When I was attending Humber College back in 1982 and 1983, I was studying Recreation Leadership; a program which at the time, I believed would prepare me for a life-long career in the field of Municipal Recreation. I had already attended University where I’d graduated with a Bachelor of Arts in Sociology with a Communications Minor.
One of the now curious things about taking that Recreation course was that we made a trip down to Flint, Michigan in the United States of America to see their recreation programs. That in and of itself wasn’t odd at all, but a chance comment by our American host at the time had to do with people who received social assistance in the State. If I’m not mistaken, he said that people there could get social assistance for a maximum of two year’s time, and only for the number of people they originally applied with. So if a woman had a child while on assistance there were no additional funds provided, and the system in the U.S. varied from state to state.
The irony of hearing this is that I’ve built a career not in recreation but in working with those receiving social assistance.
Now here in Ontario Canada, a person could conceivably apply for and receive social assistance (welfare) when they are under 20, receive additional assistance for each member of their immediate family and be on it until they are 65. So while things might have changed since 1983 south of the border, we’ve got one system where someone gets food and shelter money for 2 years and another where the same things are covered for 45 years. Around the globe and in your geographical community, things may vary from these two situations as well.
So whose got it right? Does your view on this depend whether you are in receipt of the financial help or doing the giving via your personal income tax?
One of the things I constantly remind myself of is that people in receipt of social assistance are often among the most vulnerable in our society. I certainly don’t begrudge them the financial help they get because the person getting this financial supplement loses much more than they ever get. It’s no free ride.
Those in receipt of welfare over a long period of time will find the quality of the food they eat is poorer, they develop dental problems more often and issues are more severe. Their overall health is poorer as they see doctors less; they’re often out in adverse weather conditions, living in sub-standard housing, dealing more often with mental health issues such as anxiety, depression, addictions and getting counselling regarding dysfunctional families, abuse, suicidal thoughts, despair and hopelessness.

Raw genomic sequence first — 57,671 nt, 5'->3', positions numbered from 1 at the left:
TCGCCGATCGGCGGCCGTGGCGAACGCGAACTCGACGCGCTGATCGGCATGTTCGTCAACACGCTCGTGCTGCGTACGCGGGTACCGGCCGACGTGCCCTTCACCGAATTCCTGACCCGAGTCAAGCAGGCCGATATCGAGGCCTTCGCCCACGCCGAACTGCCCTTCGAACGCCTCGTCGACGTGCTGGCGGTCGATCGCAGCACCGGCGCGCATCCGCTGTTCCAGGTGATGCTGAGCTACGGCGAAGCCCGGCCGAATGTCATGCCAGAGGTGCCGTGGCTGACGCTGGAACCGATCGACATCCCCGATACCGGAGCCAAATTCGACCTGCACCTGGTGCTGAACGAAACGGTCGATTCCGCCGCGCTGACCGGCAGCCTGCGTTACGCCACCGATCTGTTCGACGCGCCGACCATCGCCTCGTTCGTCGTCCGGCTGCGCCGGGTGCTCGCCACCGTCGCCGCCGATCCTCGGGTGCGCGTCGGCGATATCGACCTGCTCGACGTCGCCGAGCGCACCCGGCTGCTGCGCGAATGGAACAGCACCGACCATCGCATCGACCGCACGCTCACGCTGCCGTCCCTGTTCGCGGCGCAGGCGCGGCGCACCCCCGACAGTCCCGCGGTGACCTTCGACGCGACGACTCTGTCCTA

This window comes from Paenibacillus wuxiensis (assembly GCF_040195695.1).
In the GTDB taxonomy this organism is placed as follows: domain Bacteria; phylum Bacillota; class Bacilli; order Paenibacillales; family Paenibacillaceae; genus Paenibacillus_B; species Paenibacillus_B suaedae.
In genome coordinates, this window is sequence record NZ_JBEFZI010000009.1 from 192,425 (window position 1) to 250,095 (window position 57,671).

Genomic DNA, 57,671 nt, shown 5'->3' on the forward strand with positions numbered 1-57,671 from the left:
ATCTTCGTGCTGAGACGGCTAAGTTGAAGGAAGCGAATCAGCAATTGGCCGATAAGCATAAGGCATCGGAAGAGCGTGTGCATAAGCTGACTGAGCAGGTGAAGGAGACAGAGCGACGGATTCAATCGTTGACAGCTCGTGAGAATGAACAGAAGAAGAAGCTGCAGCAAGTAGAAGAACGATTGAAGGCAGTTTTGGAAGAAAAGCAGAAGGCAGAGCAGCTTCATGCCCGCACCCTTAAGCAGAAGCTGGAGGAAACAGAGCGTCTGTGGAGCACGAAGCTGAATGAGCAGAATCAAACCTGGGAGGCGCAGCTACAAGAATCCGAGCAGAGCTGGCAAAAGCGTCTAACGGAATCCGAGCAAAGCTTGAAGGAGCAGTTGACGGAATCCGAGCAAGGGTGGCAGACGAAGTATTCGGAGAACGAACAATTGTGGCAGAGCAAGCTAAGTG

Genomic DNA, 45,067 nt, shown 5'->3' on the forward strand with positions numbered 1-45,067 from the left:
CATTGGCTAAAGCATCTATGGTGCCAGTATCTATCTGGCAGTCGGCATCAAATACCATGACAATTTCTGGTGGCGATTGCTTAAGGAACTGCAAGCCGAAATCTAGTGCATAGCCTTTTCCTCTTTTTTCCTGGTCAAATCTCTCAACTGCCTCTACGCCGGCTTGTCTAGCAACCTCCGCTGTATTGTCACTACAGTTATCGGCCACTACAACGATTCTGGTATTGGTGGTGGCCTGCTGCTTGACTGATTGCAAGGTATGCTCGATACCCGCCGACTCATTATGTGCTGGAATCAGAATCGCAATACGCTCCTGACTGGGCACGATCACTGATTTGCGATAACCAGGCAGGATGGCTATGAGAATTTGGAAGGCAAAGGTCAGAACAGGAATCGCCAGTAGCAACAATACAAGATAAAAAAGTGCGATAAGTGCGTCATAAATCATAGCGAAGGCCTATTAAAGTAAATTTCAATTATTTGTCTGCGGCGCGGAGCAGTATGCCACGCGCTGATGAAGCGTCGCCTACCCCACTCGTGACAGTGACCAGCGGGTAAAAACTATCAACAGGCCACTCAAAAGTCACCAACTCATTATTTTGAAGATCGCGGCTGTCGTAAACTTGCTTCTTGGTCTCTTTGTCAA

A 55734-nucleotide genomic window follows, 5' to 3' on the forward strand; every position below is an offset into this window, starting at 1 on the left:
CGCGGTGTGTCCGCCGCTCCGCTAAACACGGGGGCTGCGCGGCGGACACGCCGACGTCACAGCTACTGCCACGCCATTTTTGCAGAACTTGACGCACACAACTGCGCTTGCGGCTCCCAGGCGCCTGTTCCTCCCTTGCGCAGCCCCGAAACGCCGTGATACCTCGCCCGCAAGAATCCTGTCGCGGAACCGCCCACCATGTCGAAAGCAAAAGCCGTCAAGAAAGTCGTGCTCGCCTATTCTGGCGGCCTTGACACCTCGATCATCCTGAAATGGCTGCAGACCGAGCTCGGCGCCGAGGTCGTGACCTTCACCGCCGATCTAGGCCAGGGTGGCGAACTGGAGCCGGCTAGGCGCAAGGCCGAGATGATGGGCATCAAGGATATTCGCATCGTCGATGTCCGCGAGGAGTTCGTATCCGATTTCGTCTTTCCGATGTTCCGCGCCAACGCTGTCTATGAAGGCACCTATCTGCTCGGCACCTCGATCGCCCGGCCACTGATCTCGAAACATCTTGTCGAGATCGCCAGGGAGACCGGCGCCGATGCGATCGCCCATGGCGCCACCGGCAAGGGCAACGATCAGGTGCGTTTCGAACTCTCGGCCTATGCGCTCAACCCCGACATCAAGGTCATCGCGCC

That, ‘free ride’ as some see it is extremely costly. So it’s no wonder that many on social assistance do want to work and regain their financial independence. But given all the issues in the paragraph above, it becomes increasingly difficult to sustain the focus required to get a job. Add to the list expired certificates, out-of-date experience, old work references, gaps in a resume or CV, lack of reliable transportation inconsistent access to technology and unreliable phone service, and it’s no wonder so few come across to a potential employer as the right candidate.
One of the biggest challenges that these people face, (as if that list above isn’t exhaustive enough) is dealing with people like you and me. Whatever image you carry around with you of the typical social assistance recipient will prejudice for the good or bad how we interact with these people in general. So if you met someone who on first glance who looked together and you discovered they were on welfare, what would be your initial reaction? If you were hiring, would you give them a fair shake or would you buy-in to some of the stereotypes we see in the media and place an extra level of examination on them? Would you see them as lazy, a drain on the system or a future problem?
To be honest, there are some who do set out to stay on assistance. Many, many more however didn’t plan the life they have, and really do want to contribute and be self-supporting. In many of those cases, they just lack the know-how and have multiple barriers to deal with. If we want to say that we truly live in a compassionate society, it is up to us to support our most vulnerable members of that society. Our ‘duty’ or our ‘charity’; call it what you will, is a responsibility that we undertake to provide a safety net for those who for reasons often beyond their control can’t stand on their own.
Many who want to work are themselves grown adults of families that were in receipt of assistance. They may have received poor parenting from those who see completing high school as a lofty goal. College and University is a dream never to even be contemplated. A good job is one that gets them a stable address and decent food, not necessarily one that comes with profit-sharing and trips abroad.
My hope is that you and I come to be just a little more compassionate, a little more understanding, and a tad less judgemental. If you are an employer, that you invest in the person and find yourself a grateful worker in return. Sometimes all it takes is a shift in attitude at our end to start.